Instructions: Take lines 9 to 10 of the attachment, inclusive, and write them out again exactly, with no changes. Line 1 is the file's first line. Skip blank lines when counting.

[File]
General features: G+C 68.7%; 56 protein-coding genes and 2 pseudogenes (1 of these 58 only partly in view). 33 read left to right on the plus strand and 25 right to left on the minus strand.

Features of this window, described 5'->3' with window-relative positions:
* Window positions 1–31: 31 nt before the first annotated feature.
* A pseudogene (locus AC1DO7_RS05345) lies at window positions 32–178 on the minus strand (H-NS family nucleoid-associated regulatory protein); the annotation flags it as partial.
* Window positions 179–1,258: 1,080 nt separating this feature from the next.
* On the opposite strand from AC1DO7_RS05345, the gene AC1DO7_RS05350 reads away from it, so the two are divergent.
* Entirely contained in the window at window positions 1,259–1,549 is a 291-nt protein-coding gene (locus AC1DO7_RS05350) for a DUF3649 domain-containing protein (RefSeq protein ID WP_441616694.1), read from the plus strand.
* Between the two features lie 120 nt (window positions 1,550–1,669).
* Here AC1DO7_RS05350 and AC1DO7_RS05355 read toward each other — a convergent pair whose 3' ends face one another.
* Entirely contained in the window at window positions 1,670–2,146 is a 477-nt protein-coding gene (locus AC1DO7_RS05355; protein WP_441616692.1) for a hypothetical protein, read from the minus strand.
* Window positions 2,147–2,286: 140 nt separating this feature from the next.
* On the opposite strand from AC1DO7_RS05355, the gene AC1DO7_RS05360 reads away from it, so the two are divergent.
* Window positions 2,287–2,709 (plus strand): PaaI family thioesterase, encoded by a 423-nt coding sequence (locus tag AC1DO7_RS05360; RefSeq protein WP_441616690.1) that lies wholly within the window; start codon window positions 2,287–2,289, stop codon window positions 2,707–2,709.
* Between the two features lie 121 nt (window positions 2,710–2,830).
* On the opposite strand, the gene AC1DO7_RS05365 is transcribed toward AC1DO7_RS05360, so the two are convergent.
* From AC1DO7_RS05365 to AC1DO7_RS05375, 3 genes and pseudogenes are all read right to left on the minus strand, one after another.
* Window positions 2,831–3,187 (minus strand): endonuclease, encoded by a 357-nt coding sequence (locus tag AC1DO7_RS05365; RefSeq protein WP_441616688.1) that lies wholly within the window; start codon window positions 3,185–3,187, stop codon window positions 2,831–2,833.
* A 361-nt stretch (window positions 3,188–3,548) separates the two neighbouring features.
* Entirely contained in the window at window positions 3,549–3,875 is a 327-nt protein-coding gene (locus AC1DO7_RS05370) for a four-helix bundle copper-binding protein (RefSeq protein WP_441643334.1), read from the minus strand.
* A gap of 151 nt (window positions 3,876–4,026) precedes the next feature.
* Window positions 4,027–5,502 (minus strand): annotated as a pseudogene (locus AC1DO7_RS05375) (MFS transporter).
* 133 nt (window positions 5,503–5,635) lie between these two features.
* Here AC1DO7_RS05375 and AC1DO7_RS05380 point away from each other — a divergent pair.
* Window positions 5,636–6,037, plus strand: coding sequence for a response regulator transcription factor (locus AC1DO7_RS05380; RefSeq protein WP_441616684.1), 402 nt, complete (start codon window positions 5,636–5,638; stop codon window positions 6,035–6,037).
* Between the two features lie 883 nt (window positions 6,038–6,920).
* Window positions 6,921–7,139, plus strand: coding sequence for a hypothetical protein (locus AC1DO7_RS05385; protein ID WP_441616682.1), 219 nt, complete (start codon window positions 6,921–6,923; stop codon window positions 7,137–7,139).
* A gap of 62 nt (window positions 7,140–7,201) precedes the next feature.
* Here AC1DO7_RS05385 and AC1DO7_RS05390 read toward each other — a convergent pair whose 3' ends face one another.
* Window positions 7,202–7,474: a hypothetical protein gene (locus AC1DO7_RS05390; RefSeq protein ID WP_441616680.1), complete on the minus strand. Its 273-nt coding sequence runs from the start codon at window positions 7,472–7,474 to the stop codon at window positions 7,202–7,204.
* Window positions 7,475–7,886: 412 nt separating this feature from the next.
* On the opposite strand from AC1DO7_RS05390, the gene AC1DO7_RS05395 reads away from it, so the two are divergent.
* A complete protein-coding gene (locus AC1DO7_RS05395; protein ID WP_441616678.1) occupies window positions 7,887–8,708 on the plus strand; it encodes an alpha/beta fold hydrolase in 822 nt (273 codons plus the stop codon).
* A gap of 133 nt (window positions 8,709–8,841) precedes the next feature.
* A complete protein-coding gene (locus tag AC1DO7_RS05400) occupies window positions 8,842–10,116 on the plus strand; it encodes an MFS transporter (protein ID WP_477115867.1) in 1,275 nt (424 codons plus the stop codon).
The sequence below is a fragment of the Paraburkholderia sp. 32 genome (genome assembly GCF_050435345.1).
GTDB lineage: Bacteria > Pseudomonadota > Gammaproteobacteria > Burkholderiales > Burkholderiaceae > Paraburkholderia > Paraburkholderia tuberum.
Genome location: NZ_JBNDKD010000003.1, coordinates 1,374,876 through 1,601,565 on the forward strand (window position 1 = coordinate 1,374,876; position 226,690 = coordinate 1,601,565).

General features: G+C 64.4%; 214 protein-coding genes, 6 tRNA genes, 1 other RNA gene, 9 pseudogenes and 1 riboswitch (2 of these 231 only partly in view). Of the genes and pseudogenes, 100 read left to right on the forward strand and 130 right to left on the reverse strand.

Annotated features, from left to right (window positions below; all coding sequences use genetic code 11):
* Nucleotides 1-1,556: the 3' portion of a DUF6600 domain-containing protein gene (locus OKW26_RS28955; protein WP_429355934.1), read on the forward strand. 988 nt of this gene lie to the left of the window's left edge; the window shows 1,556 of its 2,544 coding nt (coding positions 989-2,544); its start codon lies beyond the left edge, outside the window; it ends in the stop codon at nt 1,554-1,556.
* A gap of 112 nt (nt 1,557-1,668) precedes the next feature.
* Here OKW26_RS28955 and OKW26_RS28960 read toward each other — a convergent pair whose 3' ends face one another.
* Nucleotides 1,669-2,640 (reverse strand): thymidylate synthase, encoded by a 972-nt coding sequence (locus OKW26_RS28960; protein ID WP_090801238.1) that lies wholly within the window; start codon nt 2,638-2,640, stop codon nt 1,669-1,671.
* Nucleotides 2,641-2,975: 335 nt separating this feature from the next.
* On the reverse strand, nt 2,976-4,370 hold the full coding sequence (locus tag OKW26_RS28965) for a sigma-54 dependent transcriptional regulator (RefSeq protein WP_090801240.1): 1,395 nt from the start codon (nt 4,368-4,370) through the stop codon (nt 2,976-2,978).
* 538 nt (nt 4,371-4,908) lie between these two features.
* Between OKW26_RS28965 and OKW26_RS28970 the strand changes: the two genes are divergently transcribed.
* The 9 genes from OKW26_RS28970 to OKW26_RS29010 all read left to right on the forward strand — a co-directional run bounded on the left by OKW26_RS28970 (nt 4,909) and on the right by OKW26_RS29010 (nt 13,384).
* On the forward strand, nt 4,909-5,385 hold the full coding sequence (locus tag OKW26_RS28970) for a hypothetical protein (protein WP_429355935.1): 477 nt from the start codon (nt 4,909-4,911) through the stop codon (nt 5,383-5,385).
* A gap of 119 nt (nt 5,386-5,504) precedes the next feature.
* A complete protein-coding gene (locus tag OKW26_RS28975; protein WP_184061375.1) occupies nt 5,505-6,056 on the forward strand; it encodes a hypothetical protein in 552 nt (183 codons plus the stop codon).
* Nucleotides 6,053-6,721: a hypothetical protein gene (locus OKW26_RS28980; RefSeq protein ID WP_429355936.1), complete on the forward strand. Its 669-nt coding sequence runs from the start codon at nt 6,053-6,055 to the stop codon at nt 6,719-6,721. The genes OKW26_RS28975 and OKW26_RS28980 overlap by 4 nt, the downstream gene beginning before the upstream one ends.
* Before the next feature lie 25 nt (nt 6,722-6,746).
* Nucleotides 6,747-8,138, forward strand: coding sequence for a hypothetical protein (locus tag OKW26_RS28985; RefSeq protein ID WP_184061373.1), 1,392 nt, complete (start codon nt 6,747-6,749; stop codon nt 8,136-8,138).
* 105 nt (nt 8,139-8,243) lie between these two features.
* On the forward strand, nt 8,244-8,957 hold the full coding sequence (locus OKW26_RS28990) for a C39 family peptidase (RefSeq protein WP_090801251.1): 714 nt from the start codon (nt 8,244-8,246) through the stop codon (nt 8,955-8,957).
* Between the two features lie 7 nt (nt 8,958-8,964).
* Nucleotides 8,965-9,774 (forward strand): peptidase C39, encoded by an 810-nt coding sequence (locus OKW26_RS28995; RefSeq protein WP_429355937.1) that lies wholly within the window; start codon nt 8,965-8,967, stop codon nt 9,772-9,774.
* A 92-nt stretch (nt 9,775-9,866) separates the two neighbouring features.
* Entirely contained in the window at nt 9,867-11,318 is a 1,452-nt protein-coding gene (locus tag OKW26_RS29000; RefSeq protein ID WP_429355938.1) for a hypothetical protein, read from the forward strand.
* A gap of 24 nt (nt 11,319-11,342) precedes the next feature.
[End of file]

* Here AC1DO7_RS05350 and AC1DO7_RS05355 read toward each other — a convergent pair whose 3' ends face one another.
* Entirely contained in the window at window positions 1,670–2,146 is a 477-nt protein-coding gene (locus AC1DO7_RS05355; protein WP_441616692.1) for a hypothetical protein, read from the minus strand.